Pinkcast 2.16: This is how to give better feedback in just 19 words
LINKS AND FURTHER READING:
- To find out more about The Culture Code: The Secrets of Highly Successful Groups, visit Daniel Coyle’s site.
- The research comes from “Breaking the cycle of mistrust: Wise interventions to provide critical feedback across the racial divide,” which appeared in the April 2014 edition of the Journal of Experimental Psychology.
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I recently heard the same thing from reading Chip and Dan Heath’s new book too. Saying that you have high expectations allows the individual to feel that they can achieve and will achieve the results the feedback provides. Great input Dan!
Thanks Dan this is a really useful tip. Letting the person know upfront that we have high expectations of them really is a true trust builder. Safety is the most important characteristic that employees need to engage better as shown in the study done by Google titled Aristotle. The Culture Code by Daniel Coyle is a neat book on culture liked it.
It’s certainly important for everyone to develop skill in giving and receiving feedback. Where I’ve seen any technique fall flat is when the feedback giver is the least bit incongruent in their messaging.Tone of voice is EVERYTHING, and if because of incongruence, the recipient feels it’s disingenuous, it’s possible the feedback recipient may not find it acceptable. And….if there’s a history of DISTRUST in this relationship…be prepared for a long haul to change the dynamic. Delivery not withstanding, I like the intent of this preface. Guess I’ll have to read the book to find out more!
The Pygmalion effect…
Excellent tip! This simple preamble exemplifies a Growth Mindset, as Carol Dweck explains. It also fits nicely with the suggested questions for kids in your 20 March newsletter. And yes, my experience as a leadership development consultant and coach IS consistent with your hunch that the questions work well for adults. Psychological safety is really important for encouraging growth mindset in others (see David Rock’s work on neuroleadership and the SCARF model). People with a growth mindset welcome and view effort, challenge, setback, and failure as part of anything worth doing, whether in work, school, or life in general. My most successful clients use every opportunity, regardless of outcome, as a chance to learn and grow. I try to do that, too, and I appreciate tips like these. Thanks, Dan!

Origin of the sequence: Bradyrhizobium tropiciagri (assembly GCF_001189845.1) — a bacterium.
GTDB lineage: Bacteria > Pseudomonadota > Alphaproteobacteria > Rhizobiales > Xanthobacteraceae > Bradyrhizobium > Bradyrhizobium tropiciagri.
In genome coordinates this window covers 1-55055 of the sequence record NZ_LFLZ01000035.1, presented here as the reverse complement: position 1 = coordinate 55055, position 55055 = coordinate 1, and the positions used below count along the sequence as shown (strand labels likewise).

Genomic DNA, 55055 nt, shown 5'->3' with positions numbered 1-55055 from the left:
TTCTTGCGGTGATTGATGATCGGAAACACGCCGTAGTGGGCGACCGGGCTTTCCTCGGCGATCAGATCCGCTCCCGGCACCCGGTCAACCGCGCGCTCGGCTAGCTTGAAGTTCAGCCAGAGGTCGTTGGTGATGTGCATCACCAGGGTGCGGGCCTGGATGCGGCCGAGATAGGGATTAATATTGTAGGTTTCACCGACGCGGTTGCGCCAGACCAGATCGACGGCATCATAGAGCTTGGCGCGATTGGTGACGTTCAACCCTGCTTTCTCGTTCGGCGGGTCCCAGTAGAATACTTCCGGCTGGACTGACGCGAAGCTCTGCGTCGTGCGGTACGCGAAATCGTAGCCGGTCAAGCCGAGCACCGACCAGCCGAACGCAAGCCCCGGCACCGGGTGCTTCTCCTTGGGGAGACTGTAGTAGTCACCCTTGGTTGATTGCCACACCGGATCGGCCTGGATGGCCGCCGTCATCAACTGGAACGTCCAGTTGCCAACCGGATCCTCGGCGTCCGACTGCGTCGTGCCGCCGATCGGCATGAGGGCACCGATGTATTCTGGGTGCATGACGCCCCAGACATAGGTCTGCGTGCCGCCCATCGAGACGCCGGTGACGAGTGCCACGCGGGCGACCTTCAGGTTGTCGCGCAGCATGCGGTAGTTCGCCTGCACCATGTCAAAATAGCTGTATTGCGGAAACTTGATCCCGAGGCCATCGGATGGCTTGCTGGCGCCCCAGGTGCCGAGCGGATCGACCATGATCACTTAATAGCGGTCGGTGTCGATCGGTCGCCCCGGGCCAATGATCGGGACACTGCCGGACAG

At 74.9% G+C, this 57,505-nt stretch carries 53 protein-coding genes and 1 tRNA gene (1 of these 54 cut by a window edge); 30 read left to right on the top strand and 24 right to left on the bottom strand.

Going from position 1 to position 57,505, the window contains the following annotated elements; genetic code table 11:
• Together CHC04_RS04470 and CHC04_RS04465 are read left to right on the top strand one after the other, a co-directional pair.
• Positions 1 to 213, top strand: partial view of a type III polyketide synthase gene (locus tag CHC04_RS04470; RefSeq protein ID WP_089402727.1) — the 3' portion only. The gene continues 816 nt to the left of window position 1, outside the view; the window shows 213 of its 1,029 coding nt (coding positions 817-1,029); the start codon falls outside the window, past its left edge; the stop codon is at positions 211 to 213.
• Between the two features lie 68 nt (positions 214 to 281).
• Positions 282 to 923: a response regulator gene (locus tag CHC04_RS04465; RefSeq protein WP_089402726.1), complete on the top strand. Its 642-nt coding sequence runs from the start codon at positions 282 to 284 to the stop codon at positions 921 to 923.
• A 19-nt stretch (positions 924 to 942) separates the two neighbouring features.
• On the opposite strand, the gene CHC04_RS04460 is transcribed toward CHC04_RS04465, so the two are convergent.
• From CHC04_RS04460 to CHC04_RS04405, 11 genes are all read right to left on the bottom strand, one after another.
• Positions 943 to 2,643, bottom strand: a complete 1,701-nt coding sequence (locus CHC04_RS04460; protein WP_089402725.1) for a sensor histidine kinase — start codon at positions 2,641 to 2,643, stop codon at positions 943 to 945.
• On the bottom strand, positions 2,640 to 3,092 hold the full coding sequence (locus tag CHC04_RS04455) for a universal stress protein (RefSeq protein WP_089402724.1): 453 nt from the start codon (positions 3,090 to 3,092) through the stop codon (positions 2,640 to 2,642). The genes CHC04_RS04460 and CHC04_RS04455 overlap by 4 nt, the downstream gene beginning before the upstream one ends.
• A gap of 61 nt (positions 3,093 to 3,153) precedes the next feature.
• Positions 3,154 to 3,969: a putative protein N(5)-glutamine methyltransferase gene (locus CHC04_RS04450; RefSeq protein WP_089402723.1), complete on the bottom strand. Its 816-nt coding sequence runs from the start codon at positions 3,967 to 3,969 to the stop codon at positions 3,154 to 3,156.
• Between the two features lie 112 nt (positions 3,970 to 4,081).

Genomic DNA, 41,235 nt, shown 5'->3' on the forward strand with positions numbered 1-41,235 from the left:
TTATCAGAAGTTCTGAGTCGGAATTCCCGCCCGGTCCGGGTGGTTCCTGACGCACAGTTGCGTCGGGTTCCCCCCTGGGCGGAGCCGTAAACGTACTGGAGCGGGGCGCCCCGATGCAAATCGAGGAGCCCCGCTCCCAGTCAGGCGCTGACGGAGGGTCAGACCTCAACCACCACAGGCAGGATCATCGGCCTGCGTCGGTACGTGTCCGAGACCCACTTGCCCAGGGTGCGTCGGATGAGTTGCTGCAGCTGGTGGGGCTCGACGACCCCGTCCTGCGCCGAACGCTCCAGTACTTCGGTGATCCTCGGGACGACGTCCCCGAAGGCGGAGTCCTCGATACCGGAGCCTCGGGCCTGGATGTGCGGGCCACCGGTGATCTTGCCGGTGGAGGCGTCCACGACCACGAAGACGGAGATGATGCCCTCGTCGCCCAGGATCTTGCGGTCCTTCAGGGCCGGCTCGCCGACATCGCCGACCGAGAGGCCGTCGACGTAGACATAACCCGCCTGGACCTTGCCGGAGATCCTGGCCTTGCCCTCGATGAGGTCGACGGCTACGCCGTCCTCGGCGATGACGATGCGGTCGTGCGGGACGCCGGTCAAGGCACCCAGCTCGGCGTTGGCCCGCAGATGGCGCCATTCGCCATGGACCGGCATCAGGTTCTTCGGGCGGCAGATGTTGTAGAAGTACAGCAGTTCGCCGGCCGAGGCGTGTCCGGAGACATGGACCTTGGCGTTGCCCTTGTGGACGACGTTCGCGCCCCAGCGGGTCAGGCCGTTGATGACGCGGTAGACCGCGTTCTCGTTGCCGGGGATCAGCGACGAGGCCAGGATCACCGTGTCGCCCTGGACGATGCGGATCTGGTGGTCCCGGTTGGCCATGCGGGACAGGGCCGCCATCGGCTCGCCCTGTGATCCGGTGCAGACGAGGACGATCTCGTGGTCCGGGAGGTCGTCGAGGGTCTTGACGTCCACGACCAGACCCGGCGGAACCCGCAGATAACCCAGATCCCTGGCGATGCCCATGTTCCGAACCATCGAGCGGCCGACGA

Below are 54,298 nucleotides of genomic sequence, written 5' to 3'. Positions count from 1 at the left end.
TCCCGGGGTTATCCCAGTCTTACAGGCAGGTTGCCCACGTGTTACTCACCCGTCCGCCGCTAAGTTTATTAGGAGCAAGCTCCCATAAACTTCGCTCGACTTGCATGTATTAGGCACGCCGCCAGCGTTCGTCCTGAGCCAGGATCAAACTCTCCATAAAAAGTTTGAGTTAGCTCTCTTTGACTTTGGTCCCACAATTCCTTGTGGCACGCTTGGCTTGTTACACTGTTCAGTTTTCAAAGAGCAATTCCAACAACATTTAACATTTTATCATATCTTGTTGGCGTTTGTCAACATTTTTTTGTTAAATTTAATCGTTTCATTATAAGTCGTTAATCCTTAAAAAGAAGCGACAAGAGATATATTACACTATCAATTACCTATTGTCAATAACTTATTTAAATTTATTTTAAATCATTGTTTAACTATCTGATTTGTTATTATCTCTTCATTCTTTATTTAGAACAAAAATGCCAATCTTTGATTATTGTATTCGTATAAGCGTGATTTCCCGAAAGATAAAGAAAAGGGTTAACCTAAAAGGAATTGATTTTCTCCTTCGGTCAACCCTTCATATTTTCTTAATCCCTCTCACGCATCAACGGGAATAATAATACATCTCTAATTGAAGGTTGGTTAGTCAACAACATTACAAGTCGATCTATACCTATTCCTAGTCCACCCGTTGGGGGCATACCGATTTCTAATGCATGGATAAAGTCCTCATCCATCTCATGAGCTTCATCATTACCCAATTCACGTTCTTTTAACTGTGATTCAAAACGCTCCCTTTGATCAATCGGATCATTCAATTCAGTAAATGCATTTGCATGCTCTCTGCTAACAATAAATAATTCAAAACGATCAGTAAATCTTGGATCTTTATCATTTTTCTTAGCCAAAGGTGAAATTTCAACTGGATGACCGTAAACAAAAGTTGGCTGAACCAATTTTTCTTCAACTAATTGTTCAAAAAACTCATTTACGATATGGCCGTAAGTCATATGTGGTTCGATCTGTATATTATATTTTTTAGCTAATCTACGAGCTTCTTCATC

Stace, you get it – a growth mindset is everything. And even high-achievers have beaten-down days where a growth mindset is difficult to muster, but remains a foundational expectation.
Not only does this work but students would often tell me, at the end of the semester, that the most important thing they felt was that they didn’t want to disappoint me.
Giving and getting these 19 words is equally powerful . Giving someone a reputation to live up to is one of the things Dale Carnegie highly recommended. Set high expectations and encouraging people to set high expectations for themselves and those around them, equally powerful. Thanks Dan.
Right now I am working on your recommendation to be mindful of timing.
Thank you Dan!
I have found various ways of providing feedback, even coined it FeedForward at one time…and am so excited to add this one. Think it will work very well with the more difficult personalities too.
Excellent method if it’s a supervisor or teacher or parent giving the feedback to someone who is not a peer. Peer-to-peer or friend-to-friend it would now work, though.
WOW! As a teacher, this 19 word feedback is EVERYTHING!
THANK YOU for this short, valuable lesson.
Thanks Dan for sharing these words! I think it will help in getting the conversation started when we need to give feedback. No matter who you are talking to it is not always easy to let someone know they need improvement. This is great to add to the list of giving and receiving good, meaningful feedback. The other idea is to set up trust at the very beginning, ask for the other person’s permission to give feedback when it is needed and to let them know it is OK to tell you when something is not meeting expectations. I have used this in starting new relationships and it does work. It opens the door for people to feel comfortable coming to talk with you.
If the ultimate resource is time, not currency, not material possession, but TIME, the Pinkcast is a very worthy gift of that time!
Dan I like it on the surface. My sense is overuse of this could lead to it being ineffective.
I love how short and to the point this is. For me, it puts the tone and emphasis on encouragement and fulfilling potential vs. on conflict, shortcomings or disappointment. Will absolutely be trying this.
Hi Dan – just letting you know that the whalecast link is down. Trying to reach you via email and can find no other way to contact you.
Sorry, I meant shortwhale.
Thank you for a short and sweet excellent tip. I’m sharing this! Can’t wait to try it with my children and my work.